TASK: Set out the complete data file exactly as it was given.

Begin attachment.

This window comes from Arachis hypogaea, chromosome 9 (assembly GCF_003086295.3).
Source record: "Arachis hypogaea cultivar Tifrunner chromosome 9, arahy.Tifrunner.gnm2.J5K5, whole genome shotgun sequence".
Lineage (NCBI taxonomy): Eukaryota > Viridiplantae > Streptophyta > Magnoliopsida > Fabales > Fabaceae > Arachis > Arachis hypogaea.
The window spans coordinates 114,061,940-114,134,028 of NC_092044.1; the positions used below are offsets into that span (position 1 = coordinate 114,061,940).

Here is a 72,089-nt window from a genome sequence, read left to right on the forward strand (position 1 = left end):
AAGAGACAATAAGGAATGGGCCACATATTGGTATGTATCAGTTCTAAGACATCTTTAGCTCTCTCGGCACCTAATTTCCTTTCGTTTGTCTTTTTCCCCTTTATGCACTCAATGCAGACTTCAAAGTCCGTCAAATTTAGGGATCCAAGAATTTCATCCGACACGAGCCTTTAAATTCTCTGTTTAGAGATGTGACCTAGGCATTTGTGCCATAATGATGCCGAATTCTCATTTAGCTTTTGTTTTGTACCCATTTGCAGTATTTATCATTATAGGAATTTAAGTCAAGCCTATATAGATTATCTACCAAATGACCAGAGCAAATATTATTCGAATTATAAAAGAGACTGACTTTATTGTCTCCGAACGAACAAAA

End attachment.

This window comes from Arachis hypogaea, chromosome 9 (assembly GCF_003086295.3).
Source record: "Arachis hypogaea cultivar Tifrunner chromosome 9, arahy.Tifrunner.gnm2.J5K5, whole genome shotgun sequence".
Lineage (NCBI taxonomy): Eukaryota > Viridiplantae > Streptophyta > Magnoliopsida > Fabales > Fabaceae > Arachis > Arachis hypogaea.
The window spans coordinates 114,061,940-114,134,028 of NC_092044.1; the positions used below are offsets into that span (position 1 = coordinate 114,061,940).

Here is a 72,089-nt window from a genome sequence, read left to right on the forward strand (position 1 = left end):
AAGAGACAATAAGGAATGGGCCACATATTGGTATGTATCAGTTCTAAGACATCTTTAGCTCTCTCGGCACCTAATTTCCTTTCGTTTGTCTTTTTCCCCTTTATGCACTCAATGCAGACTTCAAAGTCCGTCAAATTTAGGGATCCAAGAATTTCATCCGACACGAGCCTTTAAATTCTCTGTTTAGAGATGTGACCTAGGCATTTGTGCCATAATGATGCCGAATTCTCATTTAGCTTTTGTTTTGTACCCATTTGCAGTATTTATCATTATAGGAATTTAAGTCAAGCCTATATAGATTATCTACCAAATGACCAGAGCAAATATTATTCGAATTATAAAAGAGACTGACTTTATTGTCTCCGAACGAACAAAA